Your brain burns more of the food you eat than any other organ. It determines if you gain or lose weight, if you’re feeling energetic or fatigued, if you’re upbeat or depressed. In this essential guide and cookbook, Drew Ramsey, MD, explores the role the human brain plays in every part of your life, including mood, health, focus, memory, and appetite, and reveals what foods you need to eat to keep your brain—and by extension your body—properly fueled.

Drawing upon cutting-edge scientific research, Dr. Ramsey identifies the twenty-one nutrients most important to brain health and overall well-being—the very nutrients that are often lacking in most people’s diets. Without these nutrients, he emphasizes, our brains and bodies don’t run the way they should.

Eat Complete includes 100 appetizing, easy, gluten-free recipes engineered for optimal nourishment. It also teaches readers how to use food to correct the nutrient deficiencies causing brain drain and poor health for millions. For example:

• Start the day with an Orange Pecan Waffle or a Turmeric Raspberry Almond Smoothie, and the Vitamin E found in the nuts will work to protect vulnerable brain fat (plus the fiber keeps you satisfied until lunch).

• Enjoy Garlic Butter Shrimp over Zucchini Noodles and Mussels with Garlicky Kale Ribbons and Artichokes, and the zinc and magnesium from the seafood will help stimulate the growth of new brain cells.

• Want to slow down your brain’s aging process? Indulge with a cup of Turmeric Cinnamon Hot Chocolate, and the flavanols found in chocolate both increase blood flow to the brain and help fight age-related memory decline.

Featuring fifty stunning, full-color photographs, Eat Complete helps you pinpoint the nutrients missing from your diet and gives you tasty recipes to transform your health—and ultimately your life.

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The Happiness Diet

For the first time in history, too much food is making us sick. It's all too apparent that the Modern American Diet (MAD) is expanding our waistlines; what's less obvious is that it's starving and shrinking our brains. Rates of obesity and depression have recently doubled, and while these epidemics are closely linked, few experts are connecting the dots for the average American.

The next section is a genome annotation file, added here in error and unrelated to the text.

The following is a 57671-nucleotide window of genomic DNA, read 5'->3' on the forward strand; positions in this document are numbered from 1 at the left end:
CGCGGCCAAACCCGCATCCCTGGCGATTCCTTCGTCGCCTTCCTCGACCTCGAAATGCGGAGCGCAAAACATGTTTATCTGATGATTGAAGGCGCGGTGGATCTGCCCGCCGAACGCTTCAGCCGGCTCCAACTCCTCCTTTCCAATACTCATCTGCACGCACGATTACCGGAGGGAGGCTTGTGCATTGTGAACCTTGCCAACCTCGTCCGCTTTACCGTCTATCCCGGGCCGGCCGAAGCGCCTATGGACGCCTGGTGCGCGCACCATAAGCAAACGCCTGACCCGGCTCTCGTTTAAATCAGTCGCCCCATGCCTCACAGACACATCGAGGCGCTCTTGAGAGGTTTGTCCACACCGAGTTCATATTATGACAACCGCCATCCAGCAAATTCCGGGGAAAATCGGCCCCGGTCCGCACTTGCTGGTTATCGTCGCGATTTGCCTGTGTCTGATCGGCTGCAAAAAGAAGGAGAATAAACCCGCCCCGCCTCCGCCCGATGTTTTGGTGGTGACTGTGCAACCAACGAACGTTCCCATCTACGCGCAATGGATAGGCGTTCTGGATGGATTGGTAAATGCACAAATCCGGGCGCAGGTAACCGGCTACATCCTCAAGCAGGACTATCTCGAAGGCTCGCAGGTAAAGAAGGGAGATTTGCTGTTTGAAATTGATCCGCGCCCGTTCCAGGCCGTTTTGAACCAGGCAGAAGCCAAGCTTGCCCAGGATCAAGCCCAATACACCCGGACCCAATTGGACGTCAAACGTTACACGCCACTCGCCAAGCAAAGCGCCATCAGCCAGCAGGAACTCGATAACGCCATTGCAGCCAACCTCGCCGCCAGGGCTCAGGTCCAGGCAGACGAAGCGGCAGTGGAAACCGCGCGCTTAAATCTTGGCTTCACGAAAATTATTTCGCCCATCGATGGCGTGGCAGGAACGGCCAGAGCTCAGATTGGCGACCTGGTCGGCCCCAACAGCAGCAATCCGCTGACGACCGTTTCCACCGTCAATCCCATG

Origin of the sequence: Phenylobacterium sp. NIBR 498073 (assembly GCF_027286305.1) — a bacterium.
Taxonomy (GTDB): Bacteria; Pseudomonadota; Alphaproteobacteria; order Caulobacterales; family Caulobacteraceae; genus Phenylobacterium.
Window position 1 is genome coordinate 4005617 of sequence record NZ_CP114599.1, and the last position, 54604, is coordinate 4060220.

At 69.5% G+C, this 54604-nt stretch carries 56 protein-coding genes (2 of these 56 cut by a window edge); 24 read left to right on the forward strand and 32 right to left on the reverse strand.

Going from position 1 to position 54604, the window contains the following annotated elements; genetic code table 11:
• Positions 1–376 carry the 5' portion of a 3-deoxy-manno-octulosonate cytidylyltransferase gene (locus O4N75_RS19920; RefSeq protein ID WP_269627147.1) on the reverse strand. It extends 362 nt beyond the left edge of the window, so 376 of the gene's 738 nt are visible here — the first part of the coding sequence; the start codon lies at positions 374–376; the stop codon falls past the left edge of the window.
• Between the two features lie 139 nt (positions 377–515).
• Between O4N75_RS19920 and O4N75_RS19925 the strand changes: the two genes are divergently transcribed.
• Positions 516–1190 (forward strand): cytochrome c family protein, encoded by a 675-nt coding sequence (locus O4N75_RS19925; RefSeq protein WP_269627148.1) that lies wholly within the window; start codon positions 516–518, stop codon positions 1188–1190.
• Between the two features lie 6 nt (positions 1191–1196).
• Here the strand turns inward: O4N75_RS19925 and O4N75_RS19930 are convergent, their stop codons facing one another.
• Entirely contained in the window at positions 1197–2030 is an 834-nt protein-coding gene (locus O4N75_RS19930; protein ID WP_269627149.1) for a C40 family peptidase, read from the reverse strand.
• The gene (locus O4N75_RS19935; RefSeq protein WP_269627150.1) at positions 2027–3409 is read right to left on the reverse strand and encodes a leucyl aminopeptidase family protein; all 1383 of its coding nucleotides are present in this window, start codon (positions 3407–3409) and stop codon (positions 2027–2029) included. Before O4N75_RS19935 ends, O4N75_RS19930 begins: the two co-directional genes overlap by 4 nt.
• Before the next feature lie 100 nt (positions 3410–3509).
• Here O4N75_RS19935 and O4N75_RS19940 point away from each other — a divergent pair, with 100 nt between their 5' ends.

Using the latest data from the rapidly changing fields of neuroscience and nutrition, The Happiness Dietshows that over the past several generations small, seemingly insignificant changes to our diet have stripped it of nutrients--like magnesium, vitamin B12, iron, and vitamin D, as well as some very special fats--that are essential for happy, well-balanced brains. These shifts also explain the overabundance of mood-destroying foods in the average American's diet and why they predispose most of us to excessive weight gain.

After a clear explanation of how we've all been led so far astray, The Happiness Diet empowers the reader with simple, straightforward solutions. Graham and Ramsey show you how to steer clear of this MAD way of life with foods to swear off, shopping tips, brain-building recipes, and other practical advice, and then remake your diet by doubling down on feel-good foods--even the all-American burger.

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Fifty Shades of Kale

Kale gets sexy in Fifty Shades of Kale by Drew Ramsey, M.D., and Jennifer Iserloh, with 50 recipes that are mouth-wateringly delicious and do a body good.
 
Release yourself from the bondage of guilt and start cooking meals with the ingredients you love: meat, cheese, and yes—even butter. Nutrient-rich kale provides essential vitamins and minerals to keep you healthy, happy, and lean—so you can indulge in your most delicious desires. Whether you’re a cooking novice or a real kale submissive, you will undoubtedly succumb to Kale’s charms.

From Mushroom and Kale Risotto to Kale Kiwi Gazpacho, Fifty Shade of Kale offers simple ways to have your kale and eat it, too, as well as nutritional information, cooking tips, and a tutorial on kale in all her glorious shades.
 
Indulge your culinary passions with Fifty Shades of Kale: 50 Fresh and Satisfying Recipes That Are Bound to Please.